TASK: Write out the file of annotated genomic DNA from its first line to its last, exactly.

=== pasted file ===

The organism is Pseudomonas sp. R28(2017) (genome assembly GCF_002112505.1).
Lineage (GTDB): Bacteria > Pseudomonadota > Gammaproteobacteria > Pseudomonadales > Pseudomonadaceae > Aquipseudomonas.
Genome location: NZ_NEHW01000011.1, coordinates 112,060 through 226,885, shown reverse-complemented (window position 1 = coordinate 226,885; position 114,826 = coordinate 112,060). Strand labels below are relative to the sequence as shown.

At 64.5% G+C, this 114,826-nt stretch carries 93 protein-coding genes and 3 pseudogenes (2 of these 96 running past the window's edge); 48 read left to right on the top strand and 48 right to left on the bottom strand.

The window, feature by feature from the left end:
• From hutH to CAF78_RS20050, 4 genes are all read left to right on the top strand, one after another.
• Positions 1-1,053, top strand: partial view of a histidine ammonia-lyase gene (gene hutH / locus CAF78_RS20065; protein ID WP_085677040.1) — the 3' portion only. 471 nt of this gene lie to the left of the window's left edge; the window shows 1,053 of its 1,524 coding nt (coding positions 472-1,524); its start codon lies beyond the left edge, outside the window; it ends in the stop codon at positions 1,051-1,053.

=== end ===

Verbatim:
The organism is Pseudomonas sp. R28(2017) (genome assembly GCF_002112505.1).
Lineage (GTDB): Bacteria > Pseudomonadota > Gammaproteobacteria > Pseudomonadales > Pseudomonadaceae > Aquipseudomonas.
Genome location: NZ_NEHW01000011.1, coordinates 112,060 through 226,885, shown reverse-complemented (window position 1 = coordinate 226,885; position 114,826 = coordinate 112,060). Strand labels below are relative to the sequence as shown.

At 64.5% G+C, this 114,826-nt stretch carries 93 protein-coding genes and 3 pseudogenes (2 of these 96 running past the window's edge); 48 read left to right on the top strand and 48 right to left on the bottom strand.

The window, feature by feature from the left end:
• From hutH to CAF78_RS20050, 4 genes are all read left to right on the top strand, one after another.
• Positions 1-1,053, top strand: partial view of a histidine ammonia-lyase gene (gene hutH / locus CAF78_RS20065; protein ID WP_085677040.1) — the 3' portion only. 471 nt of this gene lie to the left of the window's left edge; the window shows 1,053 of its 1,524 coding nt (coding positions 472-1,524); its start codon lies beyond the left edge, outside the window; it ends in the stop codon at positions 1,051-1,053.